Cereals are an easy and convenient breakfast for busy people. While many try to purchase cereals that claim to be full of vitamins and minerals, how healthy are these cereals really?
What even is cereal?
Cereal is made from processed grain and is often eaten with milk, where it can also be topped with a variety of fruits and nuts. Most breakfast cereals are produced by a process called extrusion, where the breakfast grains are placed into a machine called an extruder after being mixed with water into a kind of “sludge.” The grain sludge is then forced out of tiny holes at high temperatures, where they’re shaped into the flakes and puffs we normally see in the cereal box. Then they’re sprayed with a coating of oil and sugar to keep them crispy in the cereal box.
So, what is wrong with that? So it doesn’t sound appetizing, but does that mean it’s not?
During this extrusion process, much of the nutrients and fatty acids are destroyed, making these grains useless to our bodies. Synthetic vitamins are actually added back into the cereal grains, and our bodies don’t recognize these foreign compounds. These synthetic vitamins and minerals are then treated as toxins by your body.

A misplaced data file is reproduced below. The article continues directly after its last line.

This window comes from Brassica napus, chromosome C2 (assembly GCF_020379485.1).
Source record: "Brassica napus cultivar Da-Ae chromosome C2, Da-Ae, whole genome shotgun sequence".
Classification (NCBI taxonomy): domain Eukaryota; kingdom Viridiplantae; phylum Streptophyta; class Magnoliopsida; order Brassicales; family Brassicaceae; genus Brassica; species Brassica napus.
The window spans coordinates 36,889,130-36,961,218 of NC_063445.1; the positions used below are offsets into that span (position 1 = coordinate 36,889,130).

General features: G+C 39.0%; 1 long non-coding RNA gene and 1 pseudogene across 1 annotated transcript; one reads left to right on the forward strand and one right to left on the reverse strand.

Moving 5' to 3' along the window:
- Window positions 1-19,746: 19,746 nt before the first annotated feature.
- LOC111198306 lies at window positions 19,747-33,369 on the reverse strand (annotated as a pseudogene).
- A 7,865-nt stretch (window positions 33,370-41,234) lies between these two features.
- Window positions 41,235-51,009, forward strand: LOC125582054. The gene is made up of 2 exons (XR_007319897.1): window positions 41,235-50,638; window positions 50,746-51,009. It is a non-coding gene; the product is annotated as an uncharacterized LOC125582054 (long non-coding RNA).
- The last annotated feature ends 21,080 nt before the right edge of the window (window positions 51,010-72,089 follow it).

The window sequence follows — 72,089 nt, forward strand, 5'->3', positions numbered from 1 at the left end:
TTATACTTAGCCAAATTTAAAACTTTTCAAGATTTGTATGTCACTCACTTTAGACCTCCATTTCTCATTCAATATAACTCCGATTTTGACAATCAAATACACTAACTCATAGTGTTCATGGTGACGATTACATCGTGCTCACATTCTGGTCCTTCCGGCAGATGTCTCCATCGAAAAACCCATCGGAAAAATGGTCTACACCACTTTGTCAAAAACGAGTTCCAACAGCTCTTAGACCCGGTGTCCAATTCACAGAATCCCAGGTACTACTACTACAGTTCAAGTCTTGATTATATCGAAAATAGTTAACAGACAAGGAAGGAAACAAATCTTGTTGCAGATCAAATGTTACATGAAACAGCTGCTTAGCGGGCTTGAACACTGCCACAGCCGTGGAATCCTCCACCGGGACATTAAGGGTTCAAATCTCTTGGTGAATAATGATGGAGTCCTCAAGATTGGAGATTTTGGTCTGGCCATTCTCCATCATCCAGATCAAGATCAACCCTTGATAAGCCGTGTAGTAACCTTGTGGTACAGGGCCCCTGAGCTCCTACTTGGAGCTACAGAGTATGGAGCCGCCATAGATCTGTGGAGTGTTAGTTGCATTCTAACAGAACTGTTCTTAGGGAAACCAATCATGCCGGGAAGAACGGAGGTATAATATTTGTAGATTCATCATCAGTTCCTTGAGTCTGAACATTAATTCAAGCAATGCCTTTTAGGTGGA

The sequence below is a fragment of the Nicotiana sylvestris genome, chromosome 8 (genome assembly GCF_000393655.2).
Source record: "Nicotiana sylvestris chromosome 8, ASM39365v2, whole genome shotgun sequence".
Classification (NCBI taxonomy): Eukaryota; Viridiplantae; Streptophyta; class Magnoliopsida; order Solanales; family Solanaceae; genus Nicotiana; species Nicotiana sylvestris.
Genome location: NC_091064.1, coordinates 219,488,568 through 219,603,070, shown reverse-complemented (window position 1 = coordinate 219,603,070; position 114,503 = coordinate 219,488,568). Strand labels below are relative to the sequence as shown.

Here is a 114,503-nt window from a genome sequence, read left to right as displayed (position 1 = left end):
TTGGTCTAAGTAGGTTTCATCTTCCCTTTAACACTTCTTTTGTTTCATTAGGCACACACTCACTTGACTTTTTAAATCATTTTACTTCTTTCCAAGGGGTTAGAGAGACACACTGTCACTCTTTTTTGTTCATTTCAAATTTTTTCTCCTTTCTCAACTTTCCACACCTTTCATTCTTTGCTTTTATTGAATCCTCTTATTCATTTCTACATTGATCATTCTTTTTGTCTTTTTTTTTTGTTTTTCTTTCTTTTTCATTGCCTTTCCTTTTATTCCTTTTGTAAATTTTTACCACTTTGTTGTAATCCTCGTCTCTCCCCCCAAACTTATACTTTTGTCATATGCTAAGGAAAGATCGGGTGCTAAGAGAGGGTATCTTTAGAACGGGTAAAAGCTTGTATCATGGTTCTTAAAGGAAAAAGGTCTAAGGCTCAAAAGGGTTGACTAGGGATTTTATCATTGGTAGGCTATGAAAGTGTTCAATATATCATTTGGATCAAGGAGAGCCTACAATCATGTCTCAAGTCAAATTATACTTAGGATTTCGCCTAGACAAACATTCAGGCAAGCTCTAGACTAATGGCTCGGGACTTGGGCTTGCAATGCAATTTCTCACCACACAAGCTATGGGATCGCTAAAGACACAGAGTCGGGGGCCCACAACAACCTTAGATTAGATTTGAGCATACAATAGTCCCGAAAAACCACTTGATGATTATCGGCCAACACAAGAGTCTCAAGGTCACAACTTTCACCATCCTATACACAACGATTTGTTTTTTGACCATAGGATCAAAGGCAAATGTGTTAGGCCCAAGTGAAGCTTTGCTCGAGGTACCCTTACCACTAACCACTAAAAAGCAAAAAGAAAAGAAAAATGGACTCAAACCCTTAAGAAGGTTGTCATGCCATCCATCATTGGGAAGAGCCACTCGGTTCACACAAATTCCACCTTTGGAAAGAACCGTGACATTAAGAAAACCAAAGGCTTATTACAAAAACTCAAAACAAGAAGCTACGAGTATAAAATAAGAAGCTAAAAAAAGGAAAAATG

Breakfast cereals are heavily marketed as being healthy, but that’s not always the case.
Many kinds of cereals create misleading claims such as “low-fat” and “whole grain” in order to lead people to believe the cereal they’re buying is healthier than what it really is. Breakfast cereals are highly processed foods that are often loaded with added sugars. Ladell Hill, the co-founder of Executive Armor, says breakfast is an important start to our day and our bodies need real food, like fresh fruit and rolled oats. He claims that hot cereals, such as porridge, are more nutritious and better for you.
In conclusion, if you really must have your cereal, here’s what you should look for:
- Limit the sugar: choose a cereal that contains less than 5 grams of sugar per serving.
- Pick cereal with high fiber: eating enough fiber offers a wide range of health benefits.
- Add some protein: protein will keep you full for longer; add nuts and seeds to your cereal.